For this month, newly loaded items include: dLOC guides in French, by Stephanie Chancy: More newspapers continue to load with the current CLIR grant: Port of Spain Gazette (Trinidad), now 1900-1921: Many new issues of current newspapers: US Virgin Islands materials from Wallace Williams: ========================== CLIR newspapers noted from last month: The Independent Press, 1843-1844 (Saint Lucia): The Voice of Saint Lucia, 1885-1924: The Trinidad Gazette, 1820-1822: San Fernando Gazette (Trinidad), 1850-1881: The Nassau Times, 1874-1894: The Royal Gazette and Bahama Advertiser, 1804-1837: The Bahama News, 1899: The Bahama Herald, 1849-1863: Dominican, 1842-1907:Read More →

Fried, Jason and David Heinemeier Hansson. It Doesn’t Have to be Crazy at Work. London: HarperCollinsPublishers, 2018. Pages: 8:  “When we say crazy, we’re calling situations crazy, not people.” 56-58: “Office hours” 57: “Imagine the day of an expert who frequently gets interrupted by everyone else’s questions, The may be fielding none, a handful, or a dozen questions in a single day[…] You can’t plan your own day if everyone else is using it up randomly.” Covers that people with questions must wait (not email, not call, wait) for office hours for questions, and it works fine. 71: “writing monthly ‘heartbeats.’ Summaries of the workRead More →

We’re continuing to work on planning for strategic retreat sessions for this summer. We’re still in the research phase for Digital Partnerships & Strategies. For Library Technology Services, we are open to change, but we have a plan! The plan is to have 2 meetings, with the first to be unit-level and then the second with all four units together as a department. We’re planning to use BINGO as the structure, and details are below. I’m hoping that this is fun and effective in our zoom meeting world. It is always useful to share terminology, map to local (unit) practices, and then re-map and shareRead More →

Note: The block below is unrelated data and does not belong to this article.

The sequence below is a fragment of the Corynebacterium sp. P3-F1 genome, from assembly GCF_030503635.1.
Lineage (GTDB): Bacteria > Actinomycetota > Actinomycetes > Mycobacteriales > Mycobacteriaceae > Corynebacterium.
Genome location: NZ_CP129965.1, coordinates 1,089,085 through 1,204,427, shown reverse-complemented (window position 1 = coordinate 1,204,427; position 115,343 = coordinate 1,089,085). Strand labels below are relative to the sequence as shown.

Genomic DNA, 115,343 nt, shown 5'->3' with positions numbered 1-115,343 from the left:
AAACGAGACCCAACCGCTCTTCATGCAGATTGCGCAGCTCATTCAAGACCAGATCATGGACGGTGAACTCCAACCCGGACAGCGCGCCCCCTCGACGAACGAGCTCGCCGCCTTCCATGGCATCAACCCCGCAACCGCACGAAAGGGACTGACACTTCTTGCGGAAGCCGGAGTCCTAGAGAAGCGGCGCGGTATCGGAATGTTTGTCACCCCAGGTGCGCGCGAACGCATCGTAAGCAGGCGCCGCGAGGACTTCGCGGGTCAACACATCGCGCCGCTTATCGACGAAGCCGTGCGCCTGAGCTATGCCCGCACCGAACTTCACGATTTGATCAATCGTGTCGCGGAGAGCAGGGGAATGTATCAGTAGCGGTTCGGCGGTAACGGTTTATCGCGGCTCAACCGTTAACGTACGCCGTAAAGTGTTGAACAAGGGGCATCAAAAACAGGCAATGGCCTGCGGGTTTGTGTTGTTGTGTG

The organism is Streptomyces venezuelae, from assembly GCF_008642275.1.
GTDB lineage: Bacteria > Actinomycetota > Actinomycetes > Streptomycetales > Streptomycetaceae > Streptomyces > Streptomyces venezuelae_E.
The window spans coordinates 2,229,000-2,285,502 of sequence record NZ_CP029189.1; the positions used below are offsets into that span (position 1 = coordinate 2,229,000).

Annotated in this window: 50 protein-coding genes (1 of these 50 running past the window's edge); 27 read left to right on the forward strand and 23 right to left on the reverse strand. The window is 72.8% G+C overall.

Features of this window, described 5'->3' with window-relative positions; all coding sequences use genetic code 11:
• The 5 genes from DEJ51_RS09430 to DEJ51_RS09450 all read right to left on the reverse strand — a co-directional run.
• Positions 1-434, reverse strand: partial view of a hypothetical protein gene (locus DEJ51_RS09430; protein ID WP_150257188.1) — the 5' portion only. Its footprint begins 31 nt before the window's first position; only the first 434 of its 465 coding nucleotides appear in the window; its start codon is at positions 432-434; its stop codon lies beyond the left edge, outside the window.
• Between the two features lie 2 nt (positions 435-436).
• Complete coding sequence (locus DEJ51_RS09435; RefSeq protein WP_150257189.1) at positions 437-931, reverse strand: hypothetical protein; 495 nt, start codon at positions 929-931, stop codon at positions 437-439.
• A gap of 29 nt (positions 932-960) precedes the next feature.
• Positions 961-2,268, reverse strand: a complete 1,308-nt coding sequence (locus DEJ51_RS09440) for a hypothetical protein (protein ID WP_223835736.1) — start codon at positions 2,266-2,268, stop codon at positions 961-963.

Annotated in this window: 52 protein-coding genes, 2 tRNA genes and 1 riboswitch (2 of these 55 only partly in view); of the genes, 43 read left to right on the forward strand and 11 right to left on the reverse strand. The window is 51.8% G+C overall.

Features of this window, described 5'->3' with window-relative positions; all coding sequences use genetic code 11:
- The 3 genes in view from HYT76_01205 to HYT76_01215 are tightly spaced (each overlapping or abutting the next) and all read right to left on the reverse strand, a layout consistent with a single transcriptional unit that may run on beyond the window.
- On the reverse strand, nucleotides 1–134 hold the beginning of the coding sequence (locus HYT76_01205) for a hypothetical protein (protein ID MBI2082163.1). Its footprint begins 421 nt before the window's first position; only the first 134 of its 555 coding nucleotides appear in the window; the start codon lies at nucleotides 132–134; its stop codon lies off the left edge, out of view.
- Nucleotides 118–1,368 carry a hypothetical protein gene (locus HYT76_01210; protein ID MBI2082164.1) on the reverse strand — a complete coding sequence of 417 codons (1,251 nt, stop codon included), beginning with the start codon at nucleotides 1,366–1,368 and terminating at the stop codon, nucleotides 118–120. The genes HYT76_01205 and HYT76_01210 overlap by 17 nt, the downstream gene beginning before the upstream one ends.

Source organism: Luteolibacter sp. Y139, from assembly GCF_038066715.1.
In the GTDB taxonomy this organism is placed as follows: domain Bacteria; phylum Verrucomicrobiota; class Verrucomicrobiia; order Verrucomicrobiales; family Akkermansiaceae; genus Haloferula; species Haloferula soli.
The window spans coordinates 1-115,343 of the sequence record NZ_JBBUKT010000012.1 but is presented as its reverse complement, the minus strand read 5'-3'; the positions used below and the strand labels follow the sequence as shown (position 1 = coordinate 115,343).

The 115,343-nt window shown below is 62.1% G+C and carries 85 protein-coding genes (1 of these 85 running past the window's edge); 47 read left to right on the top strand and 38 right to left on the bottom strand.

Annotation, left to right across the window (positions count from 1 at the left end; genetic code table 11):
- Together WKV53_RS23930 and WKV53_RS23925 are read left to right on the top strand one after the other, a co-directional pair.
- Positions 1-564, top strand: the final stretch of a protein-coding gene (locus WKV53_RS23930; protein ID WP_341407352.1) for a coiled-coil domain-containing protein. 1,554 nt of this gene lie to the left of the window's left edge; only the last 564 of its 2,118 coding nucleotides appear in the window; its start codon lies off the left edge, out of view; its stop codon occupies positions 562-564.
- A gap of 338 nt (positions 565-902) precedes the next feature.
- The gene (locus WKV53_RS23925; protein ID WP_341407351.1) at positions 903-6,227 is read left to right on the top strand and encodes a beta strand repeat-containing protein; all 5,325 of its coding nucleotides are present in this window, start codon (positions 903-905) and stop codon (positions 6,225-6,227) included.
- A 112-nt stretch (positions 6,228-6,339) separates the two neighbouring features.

With many virtual conferences and events this year, we’ve seen great successes thanks to the many folks working hard to wield a virtual format in support of event and communication goals. That said, I think we’ve been lucky: lucky with the tech and lucky with compassionate folks who have been generous and forgiving of technical issues. In my experience for technical changes over the past decades, at some point, we collectively normally run out of runway on the compassion and forgiveness for the technical, and people get frustrated. I am so thankful that this hasn’t happened yet, even though I would argue that the techRead More →

Yesterday and today, I was chatting with people, again, on past post on remembering being taught that as a kid in Jax that the “St. John’s River in Jacksonville was one of only 2 in the world that flow north” which is both false and so commonly held in Jax that there’s an article by a retired professor in Jacksonville to debunk this, based on the professor hearing this falsity so often. And, it turns out that this is not just taught in Jacksonville, but that folks from across Florida learn this! I’ve heard from folks in central and south Florida that they were alsoRead More →